1. **Radial Unit Vector \(\hat{r}\):** Points in the direction of increasing radial distance \(r\) and is tangent to the sphere with radius \(r\). It’s directed away from the origin, aligned with the radius.

2. **Polar Unit Vector \(\hat{\theta}\):** Points in the direction of increasing polar angle \(\theta\) and is tangent to the sphere defined by the particular polar angle. It’s directed downward in the spherical coordinate system.

3. **Azimuthal Unit Vector \(\hat{\phi}\):** Points in the direction of increasing azimuthal angle \(\phi\) and is tangent to the circle defined by a particular azimuthal angle. It’s directed counter-clockwise in the xy-plane, perpendicular to both \(\hat{r}\) and \(\hat{\theta}\).

### Mathematical Definitions

The unit vectors can be expressed in Cartesian coordinates as:

\[

\begin{align*}

\hat{r} & = \sin \theta \cos \phi \, \hat{i} + \sin \theta \sin \phi \, \hat{j} + \cos \theta \, \hat{k} \\

\hat{\theta} & = \cos \theta \cos \phi \, \hat{i} + \cos \theta \sin \phi \, \hat{j} – \sin \theta \, \hat{k} \\

\hat{\phi} & = -\sin \phi \, \hat{i} + \cos \phi \, \hat{j}

\end{align*}

\]

### Orthogonality of unit vectors

The unit vectors in the spherical coordinate system are orthogonal to each other at any given point. Being orthogonal means that they are mutually perpendicular, forming right angles with each other.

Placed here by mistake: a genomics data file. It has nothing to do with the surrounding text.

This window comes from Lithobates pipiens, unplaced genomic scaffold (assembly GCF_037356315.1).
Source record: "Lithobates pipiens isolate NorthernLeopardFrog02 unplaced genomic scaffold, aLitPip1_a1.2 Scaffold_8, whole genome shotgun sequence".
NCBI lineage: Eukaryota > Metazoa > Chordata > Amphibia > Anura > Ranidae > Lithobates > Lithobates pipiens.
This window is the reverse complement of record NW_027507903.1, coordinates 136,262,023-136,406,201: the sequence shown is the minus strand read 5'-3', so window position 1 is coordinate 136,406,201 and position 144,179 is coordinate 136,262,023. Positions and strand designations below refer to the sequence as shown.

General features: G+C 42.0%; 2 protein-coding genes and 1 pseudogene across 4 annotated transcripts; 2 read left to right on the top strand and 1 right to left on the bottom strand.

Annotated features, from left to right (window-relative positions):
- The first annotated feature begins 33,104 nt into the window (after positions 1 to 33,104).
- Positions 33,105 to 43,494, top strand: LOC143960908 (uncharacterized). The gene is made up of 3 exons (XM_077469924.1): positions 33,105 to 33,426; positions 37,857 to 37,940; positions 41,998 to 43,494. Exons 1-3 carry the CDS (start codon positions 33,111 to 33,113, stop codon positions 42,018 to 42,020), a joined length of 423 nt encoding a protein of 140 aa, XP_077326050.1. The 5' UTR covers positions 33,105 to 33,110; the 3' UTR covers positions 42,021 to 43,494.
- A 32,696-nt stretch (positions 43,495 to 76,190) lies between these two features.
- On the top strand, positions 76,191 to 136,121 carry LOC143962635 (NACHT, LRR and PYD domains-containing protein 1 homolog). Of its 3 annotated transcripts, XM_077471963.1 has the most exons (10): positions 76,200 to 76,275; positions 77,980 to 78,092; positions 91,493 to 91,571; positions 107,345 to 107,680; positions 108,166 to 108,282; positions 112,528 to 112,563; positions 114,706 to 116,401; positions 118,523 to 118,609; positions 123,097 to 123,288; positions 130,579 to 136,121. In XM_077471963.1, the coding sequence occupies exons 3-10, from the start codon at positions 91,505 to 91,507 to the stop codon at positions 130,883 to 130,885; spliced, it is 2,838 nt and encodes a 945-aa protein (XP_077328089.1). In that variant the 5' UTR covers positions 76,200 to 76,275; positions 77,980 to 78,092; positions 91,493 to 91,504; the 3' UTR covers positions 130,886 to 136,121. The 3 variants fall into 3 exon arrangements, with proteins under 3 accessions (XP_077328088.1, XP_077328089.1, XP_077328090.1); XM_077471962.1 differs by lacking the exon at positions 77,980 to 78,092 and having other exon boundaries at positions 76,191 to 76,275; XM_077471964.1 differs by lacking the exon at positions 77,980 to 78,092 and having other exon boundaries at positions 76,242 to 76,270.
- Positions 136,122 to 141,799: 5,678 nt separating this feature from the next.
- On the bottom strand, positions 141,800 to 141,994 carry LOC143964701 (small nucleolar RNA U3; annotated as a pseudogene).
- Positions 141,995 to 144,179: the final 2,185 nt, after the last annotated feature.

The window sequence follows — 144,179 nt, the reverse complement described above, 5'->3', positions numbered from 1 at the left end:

- The radial unit vector \(\hat{r}\) is orthogonal to both the polar unit vector \(\hat{\theta}\) and the azimuthal unit vector \(\hat{\phi}\).
- The polar unit vector \(\hat{\theta}\) is orthogonal to both the radial unit vector \(\hat{r}\) and the azimuthal unit vector \(\hat{\phi}\).
- The azimuthal unit vector \(\hat{\phi}\) is orthogonal to both the radial unit vector \(\hat{r}\) and the polar unit vector \(\hat{\theta}\).

This orthogonality is fundamental to the structure of the spherical coordinate system. By defining these three unit vectors that are perpendicular to each other, we create a basis that can describe any vector in the three-dimensional space in terms of its spherical coordinates. It is similar in function to the \(i\), \(j\), and \(k\) unit vectors in the Cartesian coordinate system but takes into account the spherical geometry.